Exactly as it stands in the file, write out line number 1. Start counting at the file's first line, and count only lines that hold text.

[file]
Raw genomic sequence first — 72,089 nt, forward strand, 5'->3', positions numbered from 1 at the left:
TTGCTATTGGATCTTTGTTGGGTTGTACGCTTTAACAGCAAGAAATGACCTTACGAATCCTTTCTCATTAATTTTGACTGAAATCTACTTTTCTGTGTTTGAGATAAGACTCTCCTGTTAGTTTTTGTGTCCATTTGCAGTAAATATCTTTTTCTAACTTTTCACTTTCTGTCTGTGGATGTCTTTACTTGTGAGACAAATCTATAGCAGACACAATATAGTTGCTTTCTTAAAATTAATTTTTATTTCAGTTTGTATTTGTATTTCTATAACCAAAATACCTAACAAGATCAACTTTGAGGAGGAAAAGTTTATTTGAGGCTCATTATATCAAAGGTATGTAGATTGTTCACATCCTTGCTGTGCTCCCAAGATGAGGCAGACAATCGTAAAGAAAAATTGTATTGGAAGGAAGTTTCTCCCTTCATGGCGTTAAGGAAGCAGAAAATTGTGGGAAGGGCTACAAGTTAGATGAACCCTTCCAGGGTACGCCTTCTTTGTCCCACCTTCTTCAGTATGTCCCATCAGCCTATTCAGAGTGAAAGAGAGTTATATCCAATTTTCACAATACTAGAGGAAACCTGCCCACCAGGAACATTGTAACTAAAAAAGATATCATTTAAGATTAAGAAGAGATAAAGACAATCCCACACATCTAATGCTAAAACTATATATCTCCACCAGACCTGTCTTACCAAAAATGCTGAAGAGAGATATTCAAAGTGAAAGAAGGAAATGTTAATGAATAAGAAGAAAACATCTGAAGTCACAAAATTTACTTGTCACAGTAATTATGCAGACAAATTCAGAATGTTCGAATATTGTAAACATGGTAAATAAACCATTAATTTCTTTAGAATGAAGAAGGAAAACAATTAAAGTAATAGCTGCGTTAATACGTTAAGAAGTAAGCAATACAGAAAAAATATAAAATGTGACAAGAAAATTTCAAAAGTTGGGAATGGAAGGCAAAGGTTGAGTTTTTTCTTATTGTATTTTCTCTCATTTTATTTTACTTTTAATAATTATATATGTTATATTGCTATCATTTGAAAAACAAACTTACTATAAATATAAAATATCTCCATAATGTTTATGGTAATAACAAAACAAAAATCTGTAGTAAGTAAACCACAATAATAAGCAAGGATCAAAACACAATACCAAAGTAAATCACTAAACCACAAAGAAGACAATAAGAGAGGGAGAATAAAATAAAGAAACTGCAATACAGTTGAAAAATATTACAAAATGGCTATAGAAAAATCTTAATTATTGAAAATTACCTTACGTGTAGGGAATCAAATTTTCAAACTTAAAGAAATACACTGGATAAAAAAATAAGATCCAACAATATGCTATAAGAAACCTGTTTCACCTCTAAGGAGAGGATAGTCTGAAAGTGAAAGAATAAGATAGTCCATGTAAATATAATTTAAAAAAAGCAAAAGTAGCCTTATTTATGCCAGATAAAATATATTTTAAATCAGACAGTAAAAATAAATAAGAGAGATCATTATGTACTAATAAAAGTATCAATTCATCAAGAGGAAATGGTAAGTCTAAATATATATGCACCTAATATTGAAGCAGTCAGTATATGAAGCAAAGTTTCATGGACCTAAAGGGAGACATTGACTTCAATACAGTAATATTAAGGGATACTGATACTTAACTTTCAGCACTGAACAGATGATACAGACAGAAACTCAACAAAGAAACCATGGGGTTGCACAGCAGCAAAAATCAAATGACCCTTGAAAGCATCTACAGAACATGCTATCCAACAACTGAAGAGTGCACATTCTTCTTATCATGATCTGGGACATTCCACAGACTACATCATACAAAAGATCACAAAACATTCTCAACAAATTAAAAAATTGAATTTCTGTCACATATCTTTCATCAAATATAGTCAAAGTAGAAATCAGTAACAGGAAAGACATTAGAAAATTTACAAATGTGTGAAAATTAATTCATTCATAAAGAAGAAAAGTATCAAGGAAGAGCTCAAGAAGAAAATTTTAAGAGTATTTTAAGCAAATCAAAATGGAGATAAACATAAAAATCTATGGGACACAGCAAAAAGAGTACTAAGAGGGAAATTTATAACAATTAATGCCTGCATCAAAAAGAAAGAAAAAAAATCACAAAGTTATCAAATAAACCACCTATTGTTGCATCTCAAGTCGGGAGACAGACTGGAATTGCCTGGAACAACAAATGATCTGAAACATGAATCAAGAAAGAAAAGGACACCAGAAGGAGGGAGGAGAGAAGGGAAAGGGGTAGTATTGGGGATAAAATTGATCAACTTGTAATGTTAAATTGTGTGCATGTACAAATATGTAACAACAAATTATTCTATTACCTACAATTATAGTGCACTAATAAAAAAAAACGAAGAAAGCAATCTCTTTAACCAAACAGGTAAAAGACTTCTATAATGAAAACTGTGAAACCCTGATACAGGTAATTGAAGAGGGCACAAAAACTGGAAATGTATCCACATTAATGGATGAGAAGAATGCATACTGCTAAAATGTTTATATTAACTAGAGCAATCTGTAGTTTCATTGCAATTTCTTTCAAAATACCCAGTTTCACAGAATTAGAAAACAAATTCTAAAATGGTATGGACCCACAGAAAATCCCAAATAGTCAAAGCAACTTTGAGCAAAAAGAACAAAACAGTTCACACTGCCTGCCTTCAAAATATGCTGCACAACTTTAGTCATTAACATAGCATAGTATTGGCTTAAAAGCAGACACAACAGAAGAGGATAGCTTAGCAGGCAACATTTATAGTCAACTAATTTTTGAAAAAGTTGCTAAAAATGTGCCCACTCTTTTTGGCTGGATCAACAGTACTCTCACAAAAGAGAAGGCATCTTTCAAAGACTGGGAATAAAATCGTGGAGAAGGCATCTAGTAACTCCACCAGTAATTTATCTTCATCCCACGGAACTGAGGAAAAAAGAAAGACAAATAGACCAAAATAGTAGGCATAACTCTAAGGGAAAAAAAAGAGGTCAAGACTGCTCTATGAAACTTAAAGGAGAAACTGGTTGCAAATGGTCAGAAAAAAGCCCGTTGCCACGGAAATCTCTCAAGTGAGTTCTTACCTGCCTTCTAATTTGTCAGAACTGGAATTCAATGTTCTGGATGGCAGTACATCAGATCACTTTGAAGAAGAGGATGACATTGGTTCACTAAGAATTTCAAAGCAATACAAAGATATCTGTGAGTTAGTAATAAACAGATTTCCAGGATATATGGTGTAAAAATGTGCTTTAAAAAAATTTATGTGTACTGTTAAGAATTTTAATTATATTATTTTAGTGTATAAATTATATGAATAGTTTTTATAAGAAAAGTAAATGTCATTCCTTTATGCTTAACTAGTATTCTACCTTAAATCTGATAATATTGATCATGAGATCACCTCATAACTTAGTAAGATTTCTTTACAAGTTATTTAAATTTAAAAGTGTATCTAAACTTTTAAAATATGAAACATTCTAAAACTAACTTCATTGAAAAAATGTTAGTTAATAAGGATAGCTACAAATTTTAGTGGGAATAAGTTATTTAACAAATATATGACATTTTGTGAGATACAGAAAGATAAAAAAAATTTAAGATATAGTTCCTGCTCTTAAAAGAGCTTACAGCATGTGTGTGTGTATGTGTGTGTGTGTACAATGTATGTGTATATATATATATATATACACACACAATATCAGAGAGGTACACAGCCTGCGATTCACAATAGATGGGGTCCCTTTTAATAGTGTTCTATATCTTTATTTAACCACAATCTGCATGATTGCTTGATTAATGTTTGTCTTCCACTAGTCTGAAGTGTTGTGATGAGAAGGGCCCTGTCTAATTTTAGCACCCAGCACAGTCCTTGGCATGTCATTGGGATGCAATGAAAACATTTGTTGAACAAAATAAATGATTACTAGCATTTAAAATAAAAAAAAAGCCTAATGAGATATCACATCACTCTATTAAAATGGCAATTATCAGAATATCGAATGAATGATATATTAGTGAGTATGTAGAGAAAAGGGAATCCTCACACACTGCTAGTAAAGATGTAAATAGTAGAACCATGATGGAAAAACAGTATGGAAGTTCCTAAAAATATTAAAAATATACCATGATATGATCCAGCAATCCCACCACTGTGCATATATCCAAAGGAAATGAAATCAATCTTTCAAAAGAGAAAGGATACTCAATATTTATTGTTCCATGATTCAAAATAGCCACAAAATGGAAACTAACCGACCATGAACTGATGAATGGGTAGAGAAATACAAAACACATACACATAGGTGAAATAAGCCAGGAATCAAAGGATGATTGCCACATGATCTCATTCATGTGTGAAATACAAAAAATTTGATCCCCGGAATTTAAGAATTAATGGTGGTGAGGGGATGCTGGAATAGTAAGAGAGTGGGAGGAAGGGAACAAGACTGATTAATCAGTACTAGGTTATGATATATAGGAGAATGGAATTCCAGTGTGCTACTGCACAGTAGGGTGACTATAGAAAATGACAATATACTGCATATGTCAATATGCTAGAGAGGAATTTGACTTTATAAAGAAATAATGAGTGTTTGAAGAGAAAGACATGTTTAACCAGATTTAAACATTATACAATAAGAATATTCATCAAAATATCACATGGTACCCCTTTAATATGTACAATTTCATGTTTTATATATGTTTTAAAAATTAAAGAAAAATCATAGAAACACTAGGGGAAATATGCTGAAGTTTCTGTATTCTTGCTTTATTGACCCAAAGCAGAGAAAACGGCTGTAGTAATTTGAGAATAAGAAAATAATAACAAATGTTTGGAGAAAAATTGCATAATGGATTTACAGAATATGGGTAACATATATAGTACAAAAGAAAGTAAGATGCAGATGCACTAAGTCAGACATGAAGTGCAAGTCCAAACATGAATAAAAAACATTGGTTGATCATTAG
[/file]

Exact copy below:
Raw genomic sequence first — 72,089 nt, forward strand, 5'->3', positions numbered from 1 at the left: